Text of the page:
COVID-19 has made an often-tough situation even harder for women researchers in the sciences

Stories of the pandemic’s effects on women’s work lives have spread far and wide: mothers having to quit jobs to care for their homebound toddlers following the closure of daycare facilities; moms helping kindergarteners navigate online school in between their own Zoom conferences; adult daughters juggling career responsibilities while tending to the immediate needs of elderly relatives who cannot leave the house for fear of COVID-19.

Along with painting a picture of women often stressed and stretched to the limit, those scenarios explain a lag in women’s professional productivity during recent lockdowns—and they could impact female research faculty especially hard over the long term.

So says Sofia Fernandez, a postdoctoral associate within the Robert Stempel College of Public Health & Social Work. She and four other FIU authors recently published a study on the barriers to women’s progress within the health sciences. Concerned with the underrepresentation of women in leadership roles, they investigated, before the current global crisis began, what holds back women academics and researchers from moving up. The pandemic has only made the situation more urgent.

“COVID-19 has exacerbated some of the existing disparities in terms of career and leadership advancement,” Fernandez says. “COVID has differentially impacted women’s work.”

One example of how the pandemic has hampered women involved in the sciences: fewer female researchers have published papers recently when compared to their male counterparts. While publications were up across the board for all researchers during the health crisis, a recent report finds that women have not seen as steep a rise as men—something Fernandez says could hurt the former when they come up for evaluation.

“Journal publications are one of the most important ways that people are evaluated for tenure and promotion,” Fernandez says. “If a woman is going to be compared to a male counterpart at this time, they’re not going to be viewed as favorably and they’re not going to get the same promotion as someone else—if we don’t consider the context of what’s happening.”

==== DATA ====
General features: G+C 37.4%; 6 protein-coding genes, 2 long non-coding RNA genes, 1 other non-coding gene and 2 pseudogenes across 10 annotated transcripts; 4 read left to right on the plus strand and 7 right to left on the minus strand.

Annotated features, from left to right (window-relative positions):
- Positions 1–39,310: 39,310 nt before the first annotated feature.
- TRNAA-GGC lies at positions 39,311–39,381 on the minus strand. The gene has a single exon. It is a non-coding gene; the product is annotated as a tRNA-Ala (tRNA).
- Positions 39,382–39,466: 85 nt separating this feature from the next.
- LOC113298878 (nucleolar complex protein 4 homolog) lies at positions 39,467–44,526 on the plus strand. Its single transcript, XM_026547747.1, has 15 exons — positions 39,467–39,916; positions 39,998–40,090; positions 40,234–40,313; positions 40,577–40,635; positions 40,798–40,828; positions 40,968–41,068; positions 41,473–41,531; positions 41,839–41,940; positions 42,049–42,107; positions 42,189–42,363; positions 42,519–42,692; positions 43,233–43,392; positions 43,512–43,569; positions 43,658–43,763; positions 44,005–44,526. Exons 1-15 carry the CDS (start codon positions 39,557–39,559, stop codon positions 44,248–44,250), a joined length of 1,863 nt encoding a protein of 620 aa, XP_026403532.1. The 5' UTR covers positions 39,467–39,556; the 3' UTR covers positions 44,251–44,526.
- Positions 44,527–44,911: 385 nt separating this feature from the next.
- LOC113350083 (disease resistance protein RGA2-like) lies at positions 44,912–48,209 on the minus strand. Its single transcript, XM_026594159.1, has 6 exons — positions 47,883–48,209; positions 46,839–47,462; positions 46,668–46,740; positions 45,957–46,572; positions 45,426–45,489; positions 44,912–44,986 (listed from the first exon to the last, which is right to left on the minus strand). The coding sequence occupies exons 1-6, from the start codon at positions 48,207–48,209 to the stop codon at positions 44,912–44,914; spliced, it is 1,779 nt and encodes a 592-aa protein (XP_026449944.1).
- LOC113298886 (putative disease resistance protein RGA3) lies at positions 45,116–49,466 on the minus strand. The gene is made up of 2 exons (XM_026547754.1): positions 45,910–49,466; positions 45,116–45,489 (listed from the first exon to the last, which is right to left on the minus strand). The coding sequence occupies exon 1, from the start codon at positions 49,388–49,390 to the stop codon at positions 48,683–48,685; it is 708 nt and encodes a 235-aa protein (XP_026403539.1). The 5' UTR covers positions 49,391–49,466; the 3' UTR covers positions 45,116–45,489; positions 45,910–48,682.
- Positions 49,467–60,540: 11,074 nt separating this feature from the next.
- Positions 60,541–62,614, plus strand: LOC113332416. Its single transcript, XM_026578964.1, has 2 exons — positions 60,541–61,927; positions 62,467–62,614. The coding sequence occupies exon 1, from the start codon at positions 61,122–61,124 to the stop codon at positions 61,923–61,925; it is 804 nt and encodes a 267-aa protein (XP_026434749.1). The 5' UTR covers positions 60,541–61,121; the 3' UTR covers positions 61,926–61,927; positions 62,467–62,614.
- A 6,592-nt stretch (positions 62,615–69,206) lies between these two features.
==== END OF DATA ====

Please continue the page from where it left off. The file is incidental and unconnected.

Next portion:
In its pre-pandemic activities, the FIU team interviewed 15 “early-career researchers,” defined as postdoctoral associates and assistant professors. Respondents commonly cited family responsibilities, including those related to child rearing, as a barrier to professional advancement. Also high on the list: a lack of female mentors in the workplace and differential expectations regarding the roles of female and male faculty.

“While women’s representation in health-related sciences, as well as in other sciences, has increased substantially, women remain underrepresented in senior leadership roles,” the authors write. (They note that women and men have similar success in obtaining advanced doctoral degrees in biomedical and behavioral sciences, for example, yet women comprise only 34 percent of senior research grant investigators.) The study sought to identify “influences at the individual, interpersonal, organizational and societal levels” that interfere with women’s upward trajectory.

“The takeaway is that all levels need to be addressed in order for sustained change to occur in terms of increased gender equity in health sciences leadership,” Fernandez says.

To even out the playing field, the authors suggest that organizations create support systems for women with female mentors and that universities enforce consistent policies regarding the roles and expectations of faculty. Women’s duties within families may also need some shifting and will need to be considered at work if professional women are to get ahead, they add. Authors also note that disparities are even more pronounced among Black and other minority groups and such women may face unique and compounded barriers.

The value in fostering female leadership, Fernandez says, will manifest in improvements for everyone in society.

“Having diverse leadership ensures that we have diverse perspectives among those that are making important decisions,” she says. “This is especially true in health sciences, to create solutions that are meaningful for the diverse people that we’re trying to serve.”

A discussion on the topic, featuring paper co-author Diana Sheehan, an assistant professor of epidemiology in the Robert Stempel College of Public Health & Social Work, will be held by FIU’s Office to Advance Women, Equity and Diversity at 1 p.m. on Thursday, Feb. 11. Register here .